The Art of Writing Horror Poetry
By: Lauren Groff
Horror writing is a slippery fish. Cliches lurk in the bushes, tired out tropes haunt the halls, and there is a certain demonic pressure that comes with setting out to be deliberately ‘scary.’ Writing horror poetry brings its own particular challenges but the form is, arguably, perfectly suited to the genre; verse allows for a flow, an ambiguity, a sense of dislocation and dreaminess that can serve the spooky very well indeed, when played with just the right touch. Let’s have a look at some ideas for how to make your horror poem truly horrific – in the best possible way.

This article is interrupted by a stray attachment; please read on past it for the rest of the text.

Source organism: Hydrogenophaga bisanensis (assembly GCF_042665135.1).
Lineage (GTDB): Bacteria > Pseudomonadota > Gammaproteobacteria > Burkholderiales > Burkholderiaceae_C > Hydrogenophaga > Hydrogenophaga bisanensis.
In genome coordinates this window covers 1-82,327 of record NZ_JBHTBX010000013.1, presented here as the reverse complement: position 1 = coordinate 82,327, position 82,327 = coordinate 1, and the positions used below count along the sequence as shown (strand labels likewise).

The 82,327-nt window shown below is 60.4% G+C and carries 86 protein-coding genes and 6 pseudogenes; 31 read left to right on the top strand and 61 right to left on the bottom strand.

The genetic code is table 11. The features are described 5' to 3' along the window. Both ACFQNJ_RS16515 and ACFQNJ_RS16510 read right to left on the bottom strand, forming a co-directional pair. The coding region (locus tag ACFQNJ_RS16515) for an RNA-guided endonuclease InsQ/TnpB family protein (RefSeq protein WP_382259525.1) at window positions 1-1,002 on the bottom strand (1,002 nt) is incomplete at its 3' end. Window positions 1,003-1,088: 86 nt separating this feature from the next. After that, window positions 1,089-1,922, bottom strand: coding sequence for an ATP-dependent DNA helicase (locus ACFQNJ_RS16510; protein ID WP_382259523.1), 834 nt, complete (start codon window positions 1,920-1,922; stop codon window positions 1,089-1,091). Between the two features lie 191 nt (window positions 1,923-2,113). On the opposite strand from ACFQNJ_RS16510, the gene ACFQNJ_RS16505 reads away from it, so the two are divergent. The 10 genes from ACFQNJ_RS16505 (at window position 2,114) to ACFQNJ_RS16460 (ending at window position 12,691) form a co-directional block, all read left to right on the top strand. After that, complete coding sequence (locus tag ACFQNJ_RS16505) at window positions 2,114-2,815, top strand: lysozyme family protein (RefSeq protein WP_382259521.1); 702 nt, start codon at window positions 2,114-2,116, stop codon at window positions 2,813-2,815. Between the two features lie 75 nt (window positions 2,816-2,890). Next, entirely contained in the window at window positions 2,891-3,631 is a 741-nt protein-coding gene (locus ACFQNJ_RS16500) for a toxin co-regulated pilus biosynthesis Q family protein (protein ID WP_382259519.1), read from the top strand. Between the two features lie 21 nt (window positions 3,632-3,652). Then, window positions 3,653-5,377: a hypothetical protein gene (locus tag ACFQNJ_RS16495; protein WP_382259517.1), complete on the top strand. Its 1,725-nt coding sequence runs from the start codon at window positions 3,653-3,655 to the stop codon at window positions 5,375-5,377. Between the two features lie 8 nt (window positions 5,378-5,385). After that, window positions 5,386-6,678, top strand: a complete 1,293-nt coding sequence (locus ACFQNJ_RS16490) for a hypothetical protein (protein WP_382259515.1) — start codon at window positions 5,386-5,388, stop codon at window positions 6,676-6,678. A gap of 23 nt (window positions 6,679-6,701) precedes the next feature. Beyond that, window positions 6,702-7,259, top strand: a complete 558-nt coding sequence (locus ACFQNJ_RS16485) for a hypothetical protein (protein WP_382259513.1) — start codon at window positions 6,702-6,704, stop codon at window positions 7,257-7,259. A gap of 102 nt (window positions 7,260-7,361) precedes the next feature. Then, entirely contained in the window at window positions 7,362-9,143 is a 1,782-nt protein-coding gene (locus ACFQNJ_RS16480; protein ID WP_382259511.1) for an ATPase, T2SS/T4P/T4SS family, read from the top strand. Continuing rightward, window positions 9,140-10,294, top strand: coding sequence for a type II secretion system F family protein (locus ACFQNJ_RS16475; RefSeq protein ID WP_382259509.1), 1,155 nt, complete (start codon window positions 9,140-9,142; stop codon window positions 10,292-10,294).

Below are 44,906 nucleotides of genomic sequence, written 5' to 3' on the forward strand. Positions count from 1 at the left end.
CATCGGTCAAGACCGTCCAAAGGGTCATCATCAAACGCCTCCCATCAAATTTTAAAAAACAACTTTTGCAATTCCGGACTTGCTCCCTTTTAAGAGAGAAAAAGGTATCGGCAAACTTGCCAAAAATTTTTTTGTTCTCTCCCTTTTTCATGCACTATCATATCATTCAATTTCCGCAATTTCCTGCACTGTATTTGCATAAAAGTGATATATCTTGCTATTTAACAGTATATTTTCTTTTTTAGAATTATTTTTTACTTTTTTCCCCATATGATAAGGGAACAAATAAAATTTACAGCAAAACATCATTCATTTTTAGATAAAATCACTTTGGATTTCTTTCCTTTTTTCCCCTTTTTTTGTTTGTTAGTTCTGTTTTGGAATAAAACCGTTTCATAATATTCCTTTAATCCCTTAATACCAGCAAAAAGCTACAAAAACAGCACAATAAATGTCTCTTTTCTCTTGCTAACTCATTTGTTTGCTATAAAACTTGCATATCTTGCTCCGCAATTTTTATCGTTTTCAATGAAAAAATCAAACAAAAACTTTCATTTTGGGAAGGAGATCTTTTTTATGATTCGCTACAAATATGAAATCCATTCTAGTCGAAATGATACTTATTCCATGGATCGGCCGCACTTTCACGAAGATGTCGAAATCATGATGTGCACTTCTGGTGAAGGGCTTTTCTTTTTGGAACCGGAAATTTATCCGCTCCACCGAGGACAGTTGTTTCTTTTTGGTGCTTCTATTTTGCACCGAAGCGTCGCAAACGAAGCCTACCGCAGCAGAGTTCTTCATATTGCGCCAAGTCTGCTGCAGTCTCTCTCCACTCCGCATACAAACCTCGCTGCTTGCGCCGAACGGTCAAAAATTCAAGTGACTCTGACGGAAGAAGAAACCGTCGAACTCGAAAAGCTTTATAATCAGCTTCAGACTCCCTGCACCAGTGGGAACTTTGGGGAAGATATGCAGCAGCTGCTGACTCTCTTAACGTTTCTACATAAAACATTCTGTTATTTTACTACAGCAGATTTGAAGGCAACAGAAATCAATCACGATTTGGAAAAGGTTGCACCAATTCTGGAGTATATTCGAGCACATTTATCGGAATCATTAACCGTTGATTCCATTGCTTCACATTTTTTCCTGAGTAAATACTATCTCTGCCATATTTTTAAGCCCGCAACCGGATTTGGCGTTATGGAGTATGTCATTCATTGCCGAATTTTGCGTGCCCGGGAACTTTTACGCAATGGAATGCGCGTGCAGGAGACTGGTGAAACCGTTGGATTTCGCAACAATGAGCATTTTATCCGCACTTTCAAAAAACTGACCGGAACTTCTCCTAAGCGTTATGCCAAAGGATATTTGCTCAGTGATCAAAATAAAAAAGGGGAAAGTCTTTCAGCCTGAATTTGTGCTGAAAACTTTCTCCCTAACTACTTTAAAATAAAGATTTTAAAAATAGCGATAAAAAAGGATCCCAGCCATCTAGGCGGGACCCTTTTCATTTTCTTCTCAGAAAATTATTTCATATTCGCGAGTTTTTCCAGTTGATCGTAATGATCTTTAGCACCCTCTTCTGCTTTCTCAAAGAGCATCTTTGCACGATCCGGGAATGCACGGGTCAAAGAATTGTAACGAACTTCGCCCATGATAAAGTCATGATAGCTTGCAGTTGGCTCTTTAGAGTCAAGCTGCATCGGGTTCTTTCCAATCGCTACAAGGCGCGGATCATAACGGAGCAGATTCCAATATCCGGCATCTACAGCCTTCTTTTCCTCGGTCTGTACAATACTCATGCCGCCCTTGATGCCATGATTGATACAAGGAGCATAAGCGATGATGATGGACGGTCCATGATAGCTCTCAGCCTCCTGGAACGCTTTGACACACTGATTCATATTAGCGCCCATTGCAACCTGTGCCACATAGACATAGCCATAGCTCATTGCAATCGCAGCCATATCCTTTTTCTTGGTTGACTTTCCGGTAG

Bringing the Fear
The most fundamental thing to note is that, if it scares you, and you can write about it convincingly, you’ve got a good chance of it scaring me as a reader. At the very least I’m going to buy into a level of dread or feeling of uncertainty, and these are great things to be aiming for in the world of horror writing.
Form, rhyme structure, verse length – choose whatever serves you and the poem, there are no rules here. Experiment with your subject matter, see what works well and what doesn’t, free-write and make messy drafts until you discover the form your horror poem wants to take.